All the facts taken into consideration, the narrative being pushed by most mainstream media outlets that this election will be the one to shatter voter turnout is suspicious—and I think is the greatest indicator that something more sinister is afoot. Lines such as this one from CNN help to mislead: “Voters in five key states have already requested more ballots than pre-Election Day votes were cast in all of 2016.” The issue with such reporting is that it tries to draw a false parallel between two completely different elections. There was no COVID-19 in 2016. There was no need to vote early to avoid massive lines or risk of infection. Of course, there are more mail-in requests now. However, the picture many outlets are trying to paint is that more Americans are voting—not more Americans are voting safely. The final voting figures are what’s important; if an additional 30 million previously apathetic American voters show up for this election, regardless of mail-in-figure percentage, eyebrows should be arched.
It’s a similar argument as to why voter fraud has not been rampant in federal elections before. Mail-in voting has never existed at this level in the past—there is no parallel to draw. However, this is not to say there aren’t examples. Tales of voter fraud stemming from mail-in ballots have received little mainstream coverage but are on the rise. Paterson, New Jersey’s third-largest city, was rocked by a municipal election scandal that resulted in four men running for office being charged with varying levels of fraud. Paterson Mayor Andre Sayegh, a Democrat, was painfully aware of the implications of the situation—his words suggesting in an interview that he didn’t want the story to get broad coverage: “We don’t want Donald Trump to tweet about us.”
Texas saw a mayoral candidate attempt to secure 84 additional ballots by himself. His sloppy execution fortunately resulted in his arrest, but authorities are not always so vigilant, nor are criminals always so obvious. Another case from Texas has unearthed a scheme from a 2018 primary in which many Americans were completely unaware they were being used.
Ohio reported a massive error that saw 50,000 invalid ballots go out. The mistake was ultimately caught but shows the massive scale on which something can go wrong with mail-in ballots. What if the issue hadn’t been spotted? Fifty-thousand Americans (their voting preferences are unknown) could have quietly slipped under the rug.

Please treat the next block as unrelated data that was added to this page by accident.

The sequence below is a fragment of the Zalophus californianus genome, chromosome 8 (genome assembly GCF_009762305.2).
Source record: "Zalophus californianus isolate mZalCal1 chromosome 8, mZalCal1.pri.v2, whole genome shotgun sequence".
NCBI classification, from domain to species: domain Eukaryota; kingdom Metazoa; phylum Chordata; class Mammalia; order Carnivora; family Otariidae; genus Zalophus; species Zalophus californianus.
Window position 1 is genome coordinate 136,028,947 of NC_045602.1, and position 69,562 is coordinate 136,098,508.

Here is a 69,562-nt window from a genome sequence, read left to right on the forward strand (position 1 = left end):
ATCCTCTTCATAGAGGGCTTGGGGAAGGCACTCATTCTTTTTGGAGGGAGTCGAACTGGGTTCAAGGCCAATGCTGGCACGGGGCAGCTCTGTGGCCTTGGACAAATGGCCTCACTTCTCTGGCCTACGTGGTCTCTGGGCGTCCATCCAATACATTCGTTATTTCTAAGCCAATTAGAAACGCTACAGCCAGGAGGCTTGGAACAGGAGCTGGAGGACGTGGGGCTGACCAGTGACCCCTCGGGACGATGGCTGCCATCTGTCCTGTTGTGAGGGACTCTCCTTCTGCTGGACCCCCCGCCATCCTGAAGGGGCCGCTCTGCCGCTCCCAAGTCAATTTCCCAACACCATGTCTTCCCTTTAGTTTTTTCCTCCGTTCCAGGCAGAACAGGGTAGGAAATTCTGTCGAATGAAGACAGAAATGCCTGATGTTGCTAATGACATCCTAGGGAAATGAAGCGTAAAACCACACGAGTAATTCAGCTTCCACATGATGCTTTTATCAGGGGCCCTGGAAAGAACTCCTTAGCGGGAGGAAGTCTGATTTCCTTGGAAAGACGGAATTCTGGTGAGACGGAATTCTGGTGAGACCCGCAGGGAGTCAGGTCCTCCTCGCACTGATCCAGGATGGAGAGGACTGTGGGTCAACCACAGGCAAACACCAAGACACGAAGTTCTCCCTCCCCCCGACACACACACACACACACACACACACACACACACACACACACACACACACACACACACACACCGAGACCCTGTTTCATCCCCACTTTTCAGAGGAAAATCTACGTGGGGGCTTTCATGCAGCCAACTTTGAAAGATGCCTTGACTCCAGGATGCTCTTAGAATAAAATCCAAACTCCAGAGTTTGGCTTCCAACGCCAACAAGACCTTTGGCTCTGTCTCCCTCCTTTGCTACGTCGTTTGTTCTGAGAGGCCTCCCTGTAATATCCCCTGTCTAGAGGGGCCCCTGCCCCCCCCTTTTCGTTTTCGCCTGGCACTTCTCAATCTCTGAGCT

These are just a few of the recent highlights, but if using a search engine other than Google, there are many more instances of mail-in fraud to be found. The claim that mail-in fraud is not a major issue and has no supporting evidence is a blatant lie. And while many outlets such as the Washington Post write lines such as “officials identified just 372 possible cases of double voting or voting on behalf of deceased people out of about 14.6 million votes cast by mail in the 2016 and 2018 general elections, or 0.0025 percent,” in an attempt to quell suspicions, such “facts” only raise more questions such as how did they arrive at this figure?—and if there was successful fraud, how would they know?
Regardless of mail-in, advance, or day-of ballots, the figure to watch is the total number of voters. If there is a substantial increase in voters, before running off to celebrate the end of political apathy in the USA, ask yourself what is truly different about this election cycle. What has 2020 brought that recent decades of elections haven’t? The USA has been rocked by war and disease before—this is nothing new. And if there is no good answer, then perhaps it’s the one many have been trying to deny all along.